UP Beer Fest Supplied over 400 Different Beers

Ray Bressette

Students, locals and tourists gathered to Marquette’s Mattson Lower Harbor Park to celebrate the sixth annual U.P. Fall Beer Festival on the afternoon of Saturday, Sept. 6.

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Senior psychology major Troy Morris balances his beer with a few pretzels.

The festival was a sold-out event, meeting Lower Harbor’s 4,500 person capacity. The event ran from 1-6 p.m. Saturday.
Senior psychology major Troy Morris said the beer fest provided a friendly atmosphere.

“There’s such a large variety of beers and people,” Morris said. “It really gives you an opportunity to map out what your own pallet is. Everyone you meet has their own list of beer recommendations, so everyone’s making new friends down here.”

The festival featured 61 breweries from across Michigan, and supplied over 400 different crafted beers.

Senior pre-physician’s assistant major Sierra Olsen said events such as Beer Fest make Marquette a fun college town.

“It’s pretty awesome to live in a place like Marquette,” Olsen said. “There’s so many opportunities here to go out and have a good time with friends. It’s cool to have so many local breweries available, along with cool events such as this to go to every year.”

Four of the breweries present at the festival were from Marquette County, including Blackrocks, Ore Dock, The Vierling and Chocolay River Brewery.Colbrew_11

Jake Shea, an assistant brewer at the Ore Dock and NMU alumni said he believes college students in the community are becoming more familiar with craft beers.

“It’s pretty awesome with a college crowd, as they’re just getting into the craft beer scene at that age,” Shea said. “It’s getting so popular, from having all these craft breweries across Marquette and more opening up, the trend is going toward this type of beer.”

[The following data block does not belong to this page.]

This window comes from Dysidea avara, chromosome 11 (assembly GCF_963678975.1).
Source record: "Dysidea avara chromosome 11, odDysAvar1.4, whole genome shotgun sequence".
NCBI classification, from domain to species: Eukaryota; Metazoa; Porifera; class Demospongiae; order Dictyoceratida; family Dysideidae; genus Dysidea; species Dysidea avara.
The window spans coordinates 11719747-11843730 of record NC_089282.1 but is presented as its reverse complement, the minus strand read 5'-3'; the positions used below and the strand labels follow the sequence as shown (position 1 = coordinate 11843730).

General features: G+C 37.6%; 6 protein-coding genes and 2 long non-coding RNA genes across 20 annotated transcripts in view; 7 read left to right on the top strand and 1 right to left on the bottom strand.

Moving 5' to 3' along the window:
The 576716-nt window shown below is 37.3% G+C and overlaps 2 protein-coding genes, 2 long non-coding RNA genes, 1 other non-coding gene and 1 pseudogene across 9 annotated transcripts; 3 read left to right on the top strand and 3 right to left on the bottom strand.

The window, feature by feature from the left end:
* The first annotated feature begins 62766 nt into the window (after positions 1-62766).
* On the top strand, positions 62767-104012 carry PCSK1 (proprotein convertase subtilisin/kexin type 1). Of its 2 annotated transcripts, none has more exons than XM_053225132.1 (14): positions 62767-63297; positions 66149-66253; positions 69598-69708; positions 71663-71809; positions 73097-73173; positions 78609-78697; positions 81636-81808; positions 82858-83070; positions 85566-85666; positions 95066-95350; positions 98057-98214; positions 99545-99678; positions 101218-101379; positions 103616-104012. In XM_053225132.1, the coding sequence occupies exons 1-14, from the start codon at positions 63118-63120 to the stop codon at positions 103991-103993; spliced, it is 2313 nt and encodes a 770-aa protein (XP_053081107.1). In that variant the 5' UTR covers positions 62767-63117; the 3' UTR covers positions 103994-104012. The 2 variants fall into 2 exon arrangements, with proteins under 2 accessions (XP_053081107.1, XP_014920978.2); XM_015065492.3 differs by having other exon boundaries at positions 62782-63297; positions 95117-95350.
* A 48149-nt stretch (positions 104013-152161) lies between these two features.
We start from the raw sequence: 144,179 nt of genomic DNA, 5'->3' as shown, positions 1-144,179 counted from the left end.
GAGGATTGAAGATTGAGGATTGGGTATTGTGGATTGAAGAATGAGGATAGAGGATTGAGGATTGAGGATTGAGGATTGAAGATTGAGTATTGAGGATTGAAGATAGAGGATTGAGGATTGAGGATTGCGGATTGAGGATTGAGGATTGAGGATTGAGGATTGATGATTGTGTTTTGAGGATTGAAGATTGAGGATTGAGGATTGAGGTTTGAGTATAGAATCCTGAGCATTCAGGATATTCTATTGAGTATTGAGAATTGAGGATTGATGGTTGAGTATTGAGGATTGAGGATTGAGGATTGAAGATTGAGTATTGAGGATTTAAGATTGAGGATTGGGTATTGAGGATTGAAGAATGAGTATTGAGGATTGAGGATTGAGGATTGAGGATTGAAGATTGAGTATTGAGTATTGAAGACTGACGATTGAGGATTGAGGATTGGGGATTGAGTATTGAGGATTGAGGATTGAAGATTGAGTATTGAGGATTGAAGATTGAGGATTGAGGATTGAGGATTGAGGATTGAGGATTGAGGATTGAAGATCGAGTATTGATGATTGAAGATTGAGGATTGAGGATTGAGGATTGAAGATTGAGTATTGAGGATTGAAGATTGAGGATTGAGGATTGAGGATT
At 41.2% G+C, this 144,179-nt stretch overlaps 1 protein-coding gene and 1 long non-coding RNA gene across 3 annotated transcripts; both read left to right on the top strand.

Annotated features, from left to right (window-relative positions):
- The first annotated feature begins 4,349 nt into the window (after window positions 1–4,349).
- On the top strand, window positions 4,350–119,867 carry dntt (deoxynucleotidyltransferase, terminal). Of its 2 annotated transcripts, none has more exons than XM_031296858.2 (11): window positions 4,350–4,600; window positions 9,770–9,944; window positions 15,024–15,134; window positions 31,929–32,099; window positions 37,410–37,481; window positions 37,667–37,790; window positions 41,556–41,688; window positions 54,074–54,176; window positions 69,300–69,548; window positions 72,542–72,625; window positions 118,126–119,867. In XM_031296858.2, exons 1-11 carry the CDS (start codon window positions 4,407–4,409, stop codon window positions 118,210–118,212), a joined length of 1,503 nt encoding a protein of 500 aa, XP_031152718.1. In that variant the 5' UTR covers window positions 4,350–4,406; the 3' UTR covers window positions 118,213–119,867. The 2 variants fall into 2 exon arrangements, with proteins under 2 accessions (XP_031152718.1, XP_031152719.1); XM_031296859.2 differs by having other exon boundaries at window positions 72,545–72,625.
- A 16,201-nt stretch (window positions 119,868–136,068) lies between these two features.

Local restaurants such as Stucko’s Mobile Grill and The Rubaiyat Falafel also set up shop at the festival to provide food to accompany beer drinkers throughout the afternoon.

NMU English professor Josh MacIvor-Andersen said the beer fest is an event he attends yearly.

“For three years in a row now, I’ve made sure I could come down here to do homework and class-prep in the shade while drinking beer,” MacIvor-Andersen said. “It’s a good time sipping on some beers on such a beautiful, perfect day, in a great location right next to the harbor.”

Musical entertainment was provided throughout the five hour event by bands such as “State 51,” “Frank and Da Beans” and “Green Gene the singing farmer”.

Jeremiah Armstrong, 25 from Ferndale, MI, plays bags this past weekend.
Jeremiah Armstrong, 25 from Ferndale, MI, plays bags this past weekend.

The festival launched a “zero waste” plan this year to help reduce landfill waste as close to zero as possible, by setting up compost, recycling and landfill disposal stations around the harbor throughout the afternoon. The efforts were partnered with The Sweaty Mouse Green Team, the Marquette Food Co-op along with the Marquette County Solid Waste Authority.

MacIvor-Anderson said Marquette is a great community for recognizing local businesses at the annual Beer Fest.

“It reflects the general demographic of this town that we’re able to support a handful of micro, nano breweries,” MacIvor-Andersen said. “It’s a town of 20,000 people with 10,000 college students who come and go, and the fact that we’re able to support these local businesses is reflective of the culture here. Marquette is a really, really cool place to have something like this.”